Understanding Handgun Power – Gun Digest

The .44 Russian is really the “one that started it all” and is something of a predecessor of most modern cartridges. Instead of outside lubed bullets (think .22 LR), the .44 Russian was the first to use inside-lubricated bullets, thus setting the stage for a vast swath of the rounds we know and love.

While the ammo used by pistols and revolvers can certainly pack a punch, it’s important to understand the realities of handgun power and its limitations compared to rifles.

As a lifelong student of Elmer Keith, the father of what we could consider the modern hunting handgun and its theory of use, I have come to appreciate the old man and his teachings far more now than I have in the past. And, wouldn’t you know it: Most of what was known 100 years ago is still just as relevant today—and perhaps we need a gut-check on what “handgun power” really means.

Studying and participating in all facets of hunting/field revolver cartridge reloading, as well as their history and associated stories and legends, I’ve come to the understanding that many shooters today don’t understand what these rounds are actually capable of—ignoring data and instead taking information from anecdotal evidence, often from tall tales and word-of-mouth. In my experience with these cartridges and their associated firearms, I’ve arrived at the conclusion that the revolver cartridge “question” was solved a century ago.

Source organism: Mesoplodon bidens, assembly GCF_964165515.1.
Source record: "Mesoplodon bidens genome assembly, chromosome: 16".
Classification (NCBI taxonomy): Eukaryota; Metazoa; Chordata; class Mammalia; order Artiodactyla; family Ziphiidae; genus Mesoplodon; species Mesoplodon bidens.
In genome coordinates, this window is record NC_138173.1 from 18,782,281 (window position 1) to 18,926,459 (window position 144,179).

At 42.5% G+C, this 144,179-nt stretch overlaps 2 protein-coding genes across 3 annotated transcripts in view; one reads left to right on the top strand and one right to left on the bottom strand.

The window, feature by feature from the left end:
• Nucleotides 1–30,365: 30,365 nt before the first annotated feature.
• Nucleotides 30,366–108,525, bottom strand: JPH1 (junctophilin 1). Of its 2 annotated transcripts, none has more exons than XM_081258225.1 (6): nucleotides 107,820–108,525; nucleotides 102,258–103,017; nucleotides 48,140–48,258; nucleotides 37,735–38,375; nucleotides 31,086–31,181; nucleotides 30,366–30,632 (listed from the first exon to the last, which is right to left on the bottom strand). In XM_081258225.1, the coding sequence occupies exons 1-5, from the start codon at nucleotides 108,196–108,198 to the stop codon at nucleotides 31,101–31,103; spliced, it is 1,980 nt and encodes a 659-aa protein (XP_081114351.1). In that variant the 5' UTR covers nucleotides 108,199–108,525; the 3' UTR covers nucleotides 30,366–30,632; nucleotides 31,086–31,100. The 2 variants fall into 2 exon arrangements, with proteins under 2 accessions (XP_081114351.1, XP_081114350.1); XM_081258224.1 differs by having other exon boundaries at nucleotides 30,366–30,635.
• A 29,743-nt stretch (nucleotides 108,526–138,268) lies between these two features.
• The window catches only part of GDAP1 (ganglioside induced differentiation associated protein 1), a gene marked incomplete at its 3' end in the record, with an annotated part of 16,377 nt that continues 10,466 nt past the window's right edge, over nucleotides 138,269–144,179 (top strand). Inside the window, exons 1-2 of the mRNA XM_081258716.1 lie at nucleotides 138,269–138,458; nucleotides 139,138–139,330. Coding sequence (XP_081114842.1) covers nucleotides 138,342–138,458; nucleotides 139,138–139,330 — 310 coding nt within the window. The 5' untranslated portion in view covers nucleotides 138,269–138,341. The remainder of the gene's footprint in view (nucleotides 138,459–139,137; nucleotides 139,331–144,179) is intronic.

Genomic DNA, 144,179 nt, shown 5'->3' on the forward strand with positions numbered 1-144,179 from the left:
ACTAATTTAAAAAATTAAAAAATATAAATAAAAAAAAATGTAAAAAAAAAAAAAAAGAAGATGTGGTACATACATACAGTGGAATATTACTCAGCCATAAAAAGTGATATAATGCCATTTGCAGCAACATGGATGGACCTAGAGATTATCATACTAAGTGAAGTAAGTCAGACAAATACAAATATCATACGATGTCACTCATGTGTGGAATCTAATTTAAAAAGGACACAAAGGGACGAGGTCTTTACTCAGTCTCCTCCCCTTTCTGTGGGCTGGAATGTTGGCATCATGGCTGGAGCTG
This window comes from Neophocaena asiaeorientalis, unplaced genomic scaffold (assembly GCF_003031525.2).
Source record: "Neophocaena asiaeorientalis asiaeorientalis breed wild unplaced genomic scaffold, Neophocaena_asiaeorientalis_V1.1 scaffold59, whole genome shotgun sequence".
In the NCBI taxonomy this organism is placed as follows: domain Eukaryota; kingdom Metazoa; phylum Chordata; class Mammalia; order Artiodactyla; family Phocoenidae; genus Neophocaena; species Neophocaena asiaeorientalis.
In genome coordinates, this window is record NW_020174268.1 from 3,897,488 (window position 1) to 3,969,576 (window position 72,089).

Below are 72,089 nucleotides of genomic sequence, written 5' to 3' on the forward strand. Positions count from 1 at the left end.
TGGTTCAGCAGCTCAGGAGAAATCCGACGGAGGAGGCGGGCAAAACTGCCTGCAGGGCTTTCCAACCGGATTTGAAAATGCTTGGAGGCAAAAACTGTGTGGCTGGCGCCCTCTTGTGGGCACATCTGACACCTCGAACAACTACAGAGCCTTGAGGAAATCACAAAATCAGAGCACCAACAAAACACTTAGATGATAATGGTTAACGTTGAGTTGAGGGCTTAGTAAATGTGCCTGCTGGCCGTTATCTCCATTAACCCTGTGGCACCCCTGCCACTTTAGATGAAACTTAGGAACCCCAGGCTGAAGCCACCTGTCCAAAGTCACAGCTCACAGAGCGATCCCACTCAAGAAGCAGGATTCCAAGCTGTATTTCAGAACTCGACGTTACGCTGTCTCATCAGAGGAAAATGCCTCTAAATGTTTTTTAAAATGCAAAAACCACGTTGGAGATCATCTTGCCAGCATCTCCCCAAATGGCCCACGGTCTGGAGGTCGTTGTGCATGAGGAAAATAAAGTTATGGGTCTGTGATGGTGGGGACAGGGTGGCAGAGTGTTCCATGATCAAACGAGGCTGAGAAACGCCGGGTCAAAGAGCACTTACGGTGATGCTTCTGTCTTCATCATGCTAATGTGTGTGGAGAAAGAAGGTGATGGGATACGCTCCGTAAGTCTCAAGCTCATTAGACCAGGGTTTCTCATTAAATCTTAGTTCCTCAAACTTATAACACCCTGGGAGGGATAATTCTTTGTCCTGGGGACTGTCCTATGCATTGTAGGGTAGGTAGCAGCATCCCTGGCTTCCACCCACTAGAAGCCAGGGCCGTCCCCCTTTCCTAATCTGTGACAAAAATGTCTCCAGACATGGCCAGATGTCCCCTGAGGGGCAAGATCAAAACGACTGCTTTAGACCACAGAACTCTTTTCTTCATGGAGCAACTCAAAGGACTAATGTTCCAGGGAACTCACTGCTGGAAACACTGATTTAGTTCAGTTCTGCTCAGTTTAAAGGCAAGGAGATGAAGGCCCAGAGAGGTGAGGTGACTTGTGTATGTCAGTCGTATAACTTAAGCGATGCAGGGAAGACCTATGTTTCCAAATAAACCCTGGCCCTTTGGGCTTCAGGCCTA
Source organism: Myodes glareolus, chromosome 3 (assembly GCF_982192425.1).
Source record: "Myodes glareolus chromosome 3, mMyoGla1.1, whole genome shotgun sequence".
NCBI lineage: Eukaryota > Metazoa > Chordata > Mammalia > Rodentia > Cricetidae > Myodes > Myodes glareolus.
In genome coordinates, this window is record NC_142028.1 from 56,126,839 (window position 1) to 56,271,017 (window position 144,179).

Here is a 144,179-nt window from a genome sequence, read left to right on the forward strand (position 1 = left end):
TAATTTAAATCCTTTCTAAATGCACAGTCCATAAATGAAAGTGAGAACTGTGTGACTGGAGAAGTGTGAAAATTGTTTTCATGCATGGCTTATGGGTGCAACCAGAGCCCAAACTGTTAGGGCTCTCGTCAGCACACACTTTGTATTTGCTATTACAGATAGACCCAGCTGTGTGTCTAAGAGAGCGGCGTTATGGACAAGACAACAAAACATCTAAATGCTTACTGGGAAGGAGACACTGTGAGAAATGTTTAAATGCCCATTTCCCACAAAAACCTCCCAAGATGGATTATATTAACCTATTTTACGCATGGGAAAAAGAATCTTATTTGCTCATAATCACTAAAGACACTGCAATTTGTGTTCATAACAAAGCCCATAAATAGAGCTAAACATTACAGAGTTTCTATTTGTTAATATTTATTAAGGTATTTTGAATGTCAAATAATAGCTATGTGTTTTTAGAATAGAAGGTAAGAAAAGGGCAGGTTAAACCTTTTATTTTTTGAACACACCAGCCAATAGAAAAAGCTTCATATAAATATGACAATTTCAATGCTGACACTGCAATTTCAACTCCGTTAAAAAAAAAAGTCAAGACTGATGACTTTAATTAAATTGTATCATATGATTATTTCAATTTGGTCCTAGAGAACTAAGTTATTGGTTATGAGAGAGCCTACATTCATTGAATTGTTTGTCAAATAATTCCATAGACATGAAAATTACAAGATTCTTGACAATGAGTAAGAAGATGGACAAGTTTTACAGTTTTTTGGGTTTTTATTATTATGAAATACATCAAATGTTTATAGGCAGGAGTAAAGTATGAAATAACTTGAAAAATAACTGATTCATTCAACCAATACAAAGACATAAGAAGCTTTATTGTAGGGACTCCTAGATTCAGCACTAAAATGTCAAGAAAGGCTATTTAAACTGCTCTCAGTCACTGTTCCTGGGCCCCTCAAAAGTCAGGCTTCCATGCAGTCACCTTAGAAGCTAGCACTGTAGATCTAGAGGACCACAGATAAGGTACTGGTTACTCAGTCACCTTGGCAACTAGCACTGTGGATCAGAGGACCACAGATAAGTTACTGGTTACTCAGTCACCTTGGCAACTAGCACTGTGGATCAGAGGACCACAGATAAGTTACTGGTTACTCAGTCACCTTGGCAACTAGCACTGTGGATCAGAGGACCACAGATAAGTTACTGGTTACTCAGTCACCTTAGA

The .45 Colt is a storied cartridge and offers deep, straight penetration in hardcast form either with Keith-style bullets or traditional flat-points.

In a manner of speaking, Keith’s word has stood the test of time. The understanding of what he accomplished, however, has largely been lost, as we’ve moved on in technology and abilities.

Let me explain.

The Author’s Conundrum

For me, a .45 Colt or .44 Magnum with a 260- to 300-grain hardcast Keith bullet, exiting the muzzle at around 1,000 to 1,200 fps from a 5-inch gun, will kill virtually anything inside 100 yards with a center-mass hit.